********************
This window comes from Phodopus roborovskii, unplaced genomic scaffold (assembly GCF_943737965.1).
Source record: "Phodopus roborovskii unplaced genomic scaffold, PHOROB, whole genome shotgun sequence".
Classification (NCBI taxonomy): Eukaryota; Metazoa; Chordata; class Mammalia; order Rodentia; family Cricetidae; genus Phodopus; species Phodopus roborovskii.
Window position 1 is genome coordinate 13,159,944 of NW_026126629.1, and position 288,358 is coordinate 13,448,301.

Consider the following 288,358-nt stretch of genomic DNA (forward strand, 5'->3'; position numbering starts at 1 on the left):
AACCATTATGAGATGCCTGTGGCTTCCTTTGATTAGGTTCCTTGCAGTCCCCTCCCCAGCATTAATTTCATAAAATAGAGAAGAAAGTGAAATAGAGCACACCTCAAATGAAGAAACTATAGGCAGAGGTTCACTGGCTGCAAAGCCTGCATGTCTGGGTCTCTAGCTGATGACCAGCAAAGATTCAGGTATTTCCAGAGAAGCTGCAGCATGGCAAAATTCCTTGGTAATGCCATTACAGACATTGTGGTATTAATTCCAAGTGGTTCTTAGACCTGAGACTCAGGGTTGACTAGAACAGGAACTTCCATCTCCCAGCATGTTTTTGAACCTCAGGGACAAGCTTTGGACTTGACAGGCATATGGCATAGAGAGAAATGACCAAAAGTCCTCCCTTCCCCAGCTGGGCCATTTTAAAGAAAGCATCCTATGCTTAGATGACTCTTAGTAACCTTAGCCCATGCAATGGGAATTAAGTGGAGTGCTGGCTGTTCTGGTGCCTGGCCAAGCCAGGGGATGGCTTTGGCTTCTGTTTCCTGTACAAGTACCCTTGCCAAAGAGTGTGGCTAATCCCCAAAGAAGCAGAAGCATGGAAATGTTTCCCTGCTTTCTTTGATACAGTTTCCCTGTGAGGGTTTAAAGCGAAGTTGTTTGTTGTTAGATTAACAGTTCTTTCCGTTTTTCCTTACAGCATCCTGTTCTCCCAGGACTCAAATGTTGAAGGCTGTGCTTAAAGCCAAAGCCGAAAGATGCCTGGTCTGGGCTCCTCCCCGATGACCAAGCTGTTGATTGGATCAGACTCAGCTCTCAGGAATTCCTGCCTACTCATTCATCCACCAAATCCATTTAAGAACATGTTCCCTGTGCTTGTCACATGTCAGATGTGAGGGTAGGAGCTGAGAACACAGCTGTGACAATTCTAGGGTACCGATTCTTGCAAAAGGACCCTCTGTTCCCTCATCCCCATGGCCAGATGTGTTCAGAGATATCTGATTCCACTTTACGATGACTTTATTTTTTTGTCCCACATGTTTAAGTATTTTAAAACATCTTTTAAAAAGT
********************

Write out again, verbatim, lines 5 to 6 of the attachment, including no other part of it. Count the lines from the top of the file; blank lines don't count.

Consider the following 288,358-nt stretch of genomic DNA (forward strand, 5'->3'; position numbering starts at 1 on the left):
AACCATTATGAGATGCCTGTGGCTTCCTTTGATTAGGTTCCTTGCAGTCCCCTCCCCAGCATTAATTTCATAAAATAGAGAAGAAAGTGAAATAGAGCACACCTCAAATGAAGAAACTATAGGCAGAGGTTCACTGGCTGCAAAGCCTGCATGTCTGGGTCTCTAGCTGATGACCAGCAAAGATTCAGGTATTTCCAGAGAAGCTGCAGCATGGCAAAATTCCTTGGTAATGCCATTACAGACATTGTGGTATTAATTCCAAGTGGTTCTTAGACCTGAGACTCAGGGTTGACTAGAACAGGAACTTCCATCTCCCAGCATGTTTTTGAACCTCAGGGACAAGCTTTGGACTTGACAGGCATATGGCATAGAGAGAAATGACCAAAAGTCCTCCCTTCCCCAGCTGGGCCATTTTAAAGAAAGCATCCTATGCTTAGATGACTCTTAGTAACCTTAGCCCATGCAATGGGAATTAAGTGGAGTGCTGGCTGTTCTGGTGCCTGGCCAAGCCAGGGGATGGCTTTGGCTTCTGTTTCCTGTACAAGTACCCTTGCCAAAGAGTGTGGCTAATCCCCAAAGAAGCAGAAGCATGGAAATGTTTCCCTGCTTTCTTTGATACAGTTTCCCTGTGAGGGTTTAAAGCGAAGTTGTTTGTTGTTAGATTAACAGTTCTTTCCGTTTTTCCTTACAGCATCCTGTTCTCCCAGGACTCAAATGTTGAAGGCTGTGCTTAAAGCCAAAGCCGAAAGATGCCTGGTCTGGGCTCCTCCCCGATGACCAAGCTGTTGATTGGATCAGACTCAGCTCTCAGGAATTCCTGCCTACTCATTCATCCACCAAATCCATTTAAGAACATGTTCCCTGTGCTTGTCACATGTCAGATGTGAGGGTAGGAGCTGAGAACACAGCTGTGACAATTCTAGGGTACCGATTCTTGCAAAAGGACCCTCTGTTCCCTCATCCCCATGGCCAGATGTGTTCAGAGATATCTGATTCCACTTTACGATGACTTTATTTTTTTGTCCCACATGTTTAAGTATTTTAAAACATCTTTTAAAAAGT